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Lightning 2020: A Toolkit for Heretical Web3 Developers

Ryan Gentry
May 5, 2020 | 11 minute read

Many developers and investors interested in building Web3 gave up on building on top of Bitcoin years ago, assuming that its limited throughput, high latency, and conservative programmability made such development impossible. Indeed, this is precisely what led to the birth of Ethereum, and a plethora of Web3 platforms (e.g. Arweave, Cosmos, Polkadot, Solana, Near) that developers are leveraging today. These new platforms offer functionality that has been considered to be impossible on top of Bitcoin... until now.

The Lightning Network is viewed by most as a decentralized, permissionless Visa network for Bitcoin, bringing high throughput and low latency payments to the network. This is easy to grasp, but there is more to the story. The Lightning Network also provides more advanced programmability thanks to two recent technical developments:

  1. Persistent, self-sovereign identity and authentication, which are made possible by macaroons, Lightning Service Authentication Tokens (LSATs), and generic digital bearer asset tokens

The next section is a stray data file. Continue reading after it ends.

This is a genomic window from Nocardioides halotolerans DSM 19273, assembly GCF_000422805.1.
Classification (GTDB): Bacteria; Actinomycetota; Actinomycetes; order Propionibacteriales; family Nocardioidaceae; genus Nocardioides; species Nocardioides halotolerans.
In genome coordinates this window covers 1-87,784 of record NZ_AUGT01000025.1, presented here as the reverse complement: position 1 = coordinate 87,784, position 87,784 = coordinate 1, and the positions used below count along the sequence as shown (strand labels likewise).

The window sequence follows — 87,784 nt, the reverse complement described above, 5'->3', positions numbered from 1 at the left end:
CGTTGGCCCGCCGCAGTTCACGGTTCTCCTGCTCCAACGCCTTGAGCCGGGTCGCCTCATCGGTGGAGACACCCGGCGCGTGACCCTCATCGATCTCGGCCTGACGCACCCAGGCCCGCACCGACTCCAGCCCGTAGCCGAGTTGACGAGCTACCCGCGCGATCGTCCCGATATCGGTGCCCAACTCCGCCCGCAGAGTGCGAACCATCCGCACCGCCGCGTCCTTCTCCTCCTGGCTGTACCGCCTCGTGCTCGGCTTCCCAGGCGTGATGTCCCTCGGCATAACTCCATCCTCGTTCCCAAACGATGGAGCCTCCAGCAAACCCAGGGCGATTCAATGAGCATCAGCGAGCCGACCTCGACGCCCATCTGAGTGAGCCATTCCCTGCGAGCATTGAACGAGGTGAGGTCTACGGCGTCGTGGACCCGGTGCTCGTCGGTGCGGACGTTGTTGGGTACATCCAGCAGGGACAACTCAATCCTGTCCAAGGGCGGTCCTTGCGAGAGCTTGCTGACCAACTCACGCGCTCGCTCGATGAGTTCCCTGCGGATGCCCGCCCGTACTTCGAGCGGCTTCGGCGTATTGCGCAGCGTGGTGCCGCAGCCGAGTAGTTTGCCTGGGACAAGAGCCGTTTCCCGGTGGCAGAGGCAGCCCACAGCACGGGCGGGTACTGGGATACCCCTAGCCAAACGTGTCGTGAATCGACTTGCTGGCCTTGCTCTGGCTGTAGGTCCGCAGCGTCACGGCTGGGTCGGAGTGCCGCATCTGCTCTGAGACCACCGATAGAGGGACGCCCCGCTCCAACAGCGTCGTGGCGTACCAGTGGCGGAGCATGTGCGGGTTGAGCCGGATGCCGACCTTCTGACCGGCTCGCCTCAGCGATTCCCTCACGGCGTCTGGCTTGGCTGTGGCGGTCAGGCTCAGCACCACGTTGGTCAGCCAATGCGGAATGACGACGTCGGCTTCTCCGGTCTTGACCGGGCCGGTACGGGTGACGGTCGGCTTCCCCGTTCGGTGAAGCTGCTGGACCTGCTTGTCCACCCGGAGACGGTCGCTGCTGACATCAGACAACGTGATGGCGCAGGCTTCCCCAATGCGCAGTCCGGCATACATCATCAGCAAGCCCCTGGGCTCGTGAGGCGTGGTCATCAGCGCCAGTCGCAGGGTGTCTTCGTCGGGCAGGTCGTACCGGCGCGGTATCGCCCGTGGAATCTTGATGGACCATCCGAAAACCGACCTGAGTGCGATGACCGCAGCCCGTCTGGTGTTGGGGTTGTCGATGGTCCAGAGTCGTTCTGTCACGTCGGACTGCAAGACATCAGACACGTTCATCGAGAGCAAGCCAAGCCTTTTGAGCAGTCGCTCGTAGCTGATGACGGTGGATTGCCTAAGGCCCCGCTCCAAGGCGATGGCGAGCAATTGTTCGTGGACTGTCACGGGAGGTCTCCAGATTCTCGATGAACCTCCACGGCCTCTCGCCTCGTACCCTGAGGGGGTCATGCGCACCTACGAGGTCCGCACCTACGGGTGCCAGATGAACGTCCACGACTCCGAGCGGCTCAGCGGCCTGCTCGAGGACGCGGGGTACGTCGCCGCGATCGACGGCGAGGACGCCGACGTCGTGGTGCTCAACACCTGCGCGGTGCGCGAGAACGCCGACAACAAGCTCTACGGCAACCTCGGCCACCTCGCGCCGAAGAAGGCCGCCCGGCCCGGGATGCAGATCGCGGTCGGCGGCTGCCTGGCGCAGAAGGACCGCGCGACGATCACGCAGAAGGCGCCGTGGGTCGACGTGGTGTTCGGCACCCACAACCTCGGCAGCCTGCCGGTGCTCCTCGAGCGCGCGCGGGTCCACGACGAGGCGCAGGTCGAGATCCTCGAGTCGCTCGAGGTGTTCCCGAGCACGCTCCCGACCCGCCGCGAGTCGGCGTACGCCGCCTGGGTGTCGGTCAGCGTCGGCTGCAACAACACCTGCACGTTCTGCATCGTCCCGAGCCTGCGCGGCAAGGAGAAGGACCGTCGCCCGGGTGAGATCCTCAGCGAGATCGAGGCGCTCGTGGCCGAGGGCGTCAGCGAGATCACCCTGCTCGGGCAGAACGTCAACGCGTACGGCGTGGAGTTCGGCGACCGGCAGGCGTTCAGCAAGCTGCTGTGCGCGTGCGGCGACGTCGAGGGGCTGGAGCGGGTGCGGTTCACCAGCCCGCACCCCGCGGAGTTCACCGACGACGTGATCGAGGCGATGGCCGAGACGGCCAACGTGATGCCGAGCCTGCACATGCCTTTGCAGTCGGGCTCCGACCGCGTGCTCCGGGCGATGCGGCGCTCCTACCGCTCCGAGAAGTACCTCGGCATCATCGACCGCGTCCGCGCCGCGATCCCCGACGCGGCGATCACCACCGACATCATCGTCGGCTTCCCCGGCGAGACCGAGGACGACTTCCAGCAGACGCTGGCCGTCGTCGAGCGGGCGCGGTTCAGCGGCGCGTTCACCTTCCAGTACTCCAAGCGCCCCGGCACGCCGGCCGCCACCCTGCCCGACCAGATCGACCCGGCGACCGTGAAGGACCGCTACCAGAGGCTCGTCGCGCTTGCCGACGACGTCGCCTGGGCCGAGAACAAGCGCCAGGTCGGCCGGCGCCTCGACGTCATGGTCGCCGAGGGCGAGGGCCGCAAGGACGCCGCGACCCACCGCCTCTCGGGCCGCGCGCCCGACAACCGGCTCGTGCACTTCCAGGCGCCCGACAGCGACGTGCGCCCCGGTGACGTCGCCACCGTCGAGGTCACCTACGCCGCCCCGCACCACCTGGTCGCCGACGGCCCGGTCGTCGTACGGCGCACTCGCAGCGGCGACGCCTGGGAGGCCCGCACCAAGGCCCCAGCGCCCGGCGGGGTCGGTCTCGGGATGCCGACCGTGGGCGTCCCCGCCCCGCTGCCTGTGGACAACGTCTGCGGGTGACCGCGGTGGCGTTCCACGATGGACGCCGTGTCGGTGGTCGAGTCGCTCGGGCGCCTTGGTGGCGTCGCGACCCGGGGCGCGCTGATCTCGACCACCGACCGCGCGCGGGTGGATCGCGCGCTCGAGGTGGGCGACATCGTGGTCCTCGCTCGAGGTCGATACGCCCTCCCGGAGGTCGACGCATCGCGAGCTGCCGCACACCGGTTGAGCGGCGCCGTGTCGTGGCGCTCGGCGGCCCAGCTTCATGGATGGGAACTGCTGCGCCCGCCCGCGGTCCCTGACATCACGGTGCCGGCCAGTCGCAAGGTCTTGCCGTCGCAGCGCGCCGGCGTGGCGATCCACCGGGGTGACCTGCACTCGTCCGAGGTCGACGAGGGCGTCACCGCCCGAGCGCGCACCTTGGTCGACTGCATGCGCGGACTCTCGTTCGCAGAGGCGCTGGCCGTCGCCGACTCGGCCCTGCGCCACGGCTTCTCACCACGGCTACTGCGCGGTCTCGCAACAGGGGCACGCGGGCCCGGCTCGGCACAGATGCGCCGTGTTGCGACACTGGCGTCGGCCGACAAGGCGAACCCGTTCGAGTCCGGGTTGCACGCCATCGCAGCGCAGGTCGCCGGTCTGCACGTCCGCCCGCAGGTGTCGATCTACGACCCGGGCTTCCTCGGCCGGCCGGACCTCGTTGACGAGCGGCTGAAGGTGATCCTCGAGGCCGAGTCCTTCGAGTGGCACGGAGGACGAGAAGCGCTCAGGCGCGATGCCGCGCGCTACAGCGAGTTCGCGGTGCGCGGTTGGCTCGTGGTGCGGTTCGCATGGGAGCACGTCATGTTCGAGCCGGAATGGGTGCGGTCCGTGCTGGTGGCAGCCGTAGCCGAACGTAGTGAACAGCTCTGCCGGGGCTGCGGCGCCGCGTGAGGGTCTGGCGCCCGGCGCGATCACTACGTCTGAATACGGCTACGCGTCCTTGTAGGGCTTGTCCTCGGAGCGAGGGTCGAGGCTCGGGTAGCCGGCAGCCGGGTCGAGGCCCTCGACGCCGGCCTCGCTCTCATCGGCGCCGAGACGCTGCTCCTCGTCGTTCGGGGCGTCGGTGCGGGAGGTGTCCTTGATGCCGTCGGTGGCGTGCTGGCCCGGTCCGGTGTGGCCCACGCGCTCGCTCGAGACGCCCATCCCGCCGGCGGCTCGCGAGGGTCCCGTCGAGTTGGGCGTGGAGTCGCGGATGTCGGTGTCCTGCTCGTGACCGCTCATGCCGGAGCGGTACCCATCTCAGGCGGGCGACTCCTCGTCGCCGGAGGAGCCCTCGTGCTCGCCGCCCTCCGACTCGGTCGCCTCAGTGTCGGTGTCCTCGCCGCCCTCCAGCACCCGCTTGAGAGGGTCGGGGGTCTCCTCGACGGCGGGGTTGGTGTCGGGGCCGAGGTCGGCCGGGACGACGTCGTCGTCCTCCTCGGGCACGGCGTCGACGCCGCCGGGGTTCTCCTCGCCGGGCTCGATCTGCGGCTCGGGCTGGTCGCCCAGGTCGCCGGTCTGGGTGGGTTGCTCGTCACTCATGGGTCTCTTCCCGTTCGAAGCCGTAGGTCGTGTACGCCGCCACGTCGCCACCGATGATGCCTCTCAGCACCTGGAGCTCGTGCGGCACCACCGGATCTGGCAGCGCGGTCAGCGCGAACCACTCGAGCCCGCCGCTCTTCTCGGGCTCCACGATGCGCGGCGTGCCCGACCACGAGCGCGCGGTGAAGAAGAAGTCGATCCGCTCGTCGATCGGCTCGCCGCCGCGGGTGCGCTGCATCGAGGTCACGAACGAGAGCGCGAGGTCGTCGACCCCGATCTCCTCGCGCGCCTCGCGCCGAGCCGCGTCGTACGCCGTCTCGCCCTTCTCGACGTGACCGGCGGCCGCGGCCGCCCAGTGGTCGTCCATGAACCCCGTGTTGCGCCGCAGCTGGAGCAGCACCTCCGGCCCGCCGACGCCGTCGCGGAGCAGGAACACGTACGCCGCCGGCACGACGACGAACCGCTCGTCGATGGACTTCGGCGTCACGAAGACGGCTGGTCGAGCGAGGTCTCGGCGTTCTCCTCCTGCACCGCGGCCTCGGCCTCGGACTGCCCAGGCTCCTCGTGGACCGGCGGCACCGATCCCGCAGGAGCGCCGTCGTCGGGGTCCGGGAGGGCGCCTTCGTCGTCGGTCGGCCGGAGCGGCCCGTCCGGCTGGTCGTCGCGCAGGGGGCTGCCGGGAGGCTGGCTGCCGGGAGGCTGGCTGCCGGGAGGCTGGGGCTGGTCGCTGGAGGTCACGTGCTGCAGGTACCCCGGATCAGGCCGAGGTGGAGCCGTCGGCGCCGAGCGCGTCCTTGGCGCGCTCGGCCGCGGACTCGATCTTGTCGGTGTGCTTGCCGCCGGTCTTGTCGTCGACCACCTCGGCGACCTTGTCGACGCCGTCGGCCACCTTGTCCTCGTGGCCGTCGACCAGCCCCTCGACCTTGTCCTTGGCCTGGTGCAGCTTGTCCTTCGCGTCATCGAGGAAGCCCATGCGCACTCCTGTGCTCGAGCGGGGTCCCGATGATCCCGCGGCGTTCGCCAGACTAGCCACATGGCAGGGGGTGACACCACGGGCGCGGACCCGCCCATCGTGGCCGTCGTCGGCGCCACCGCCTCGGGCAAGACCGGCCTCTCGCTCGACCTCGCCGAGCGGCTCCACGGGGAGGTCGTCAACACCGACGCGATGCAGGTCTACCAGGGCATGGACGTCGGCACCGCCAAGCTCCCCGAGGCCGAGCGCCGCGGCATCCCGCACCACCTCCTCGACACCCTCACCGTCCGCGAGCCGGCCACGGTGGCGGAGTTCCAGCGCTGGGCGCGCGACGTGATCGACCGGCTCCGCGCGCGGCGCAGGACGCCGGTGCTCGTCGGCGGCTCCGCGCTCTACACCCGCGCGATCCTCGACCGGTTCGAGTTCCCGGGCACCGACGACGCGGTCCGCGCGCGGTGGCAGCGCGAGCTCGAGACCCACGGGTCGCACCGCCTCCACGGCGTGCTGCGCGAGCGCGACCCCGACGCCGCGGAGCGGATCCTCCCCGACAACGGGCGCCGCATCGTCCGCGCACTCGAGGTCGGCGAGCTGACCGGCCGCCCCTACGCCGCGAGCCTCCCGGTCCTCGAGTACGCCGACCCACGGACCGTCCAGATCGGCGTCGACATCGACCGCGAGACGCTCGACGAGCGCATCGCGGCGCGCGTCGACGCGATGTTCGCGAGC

2. Arbitrary data payloads, which are made possible by Type-Length-Values (TLVs), Keysend, and HORNET

In this essay, I'll examine how these two new emerging primitives expand the Lightning Network beyond just payments and into the realm of robust Web3 utilities. The Lightning Network is maturing into a new self-sovereign authentication and data network—with payments embedded as a first-class citizen. But first, let’s review the current state of the Lightning Network.

State of Lightning: Payment Channels & HTLCs

As described in the 2015 paper, the Lightning Network facilitates bidirectional payment channels chained together using HTLCs. If that doesn’t mean anything to you, I recommend Radar’s ION Wiki as a great resource to get up to speed.

In the five years since its proposal, the Lightning Network has grown at a rapid pace. There are three major client implementations: lnd from Lighting Labs, eclair from ACINQ, and c-lightning from Blockstream. The live network has an estimated 6,500 nodes, 60,000 channels, and 1,070 BTC of capacity (~$9M). Lightning Networks startups raised ~$40M in 2019, and mature businesses like Bitrefill and Bitfinex are utilizing the technology in production.

As a point of evidence in how fast this ecosystem is progressing, let’s consider one of the remaining UX hurdles for the ecosystem: user onboarding—i.e., how quickly Alice can:

  1. download a wallet
  2. purchase BTC
  3. open a channel
  4. successfully make (or receive) a payment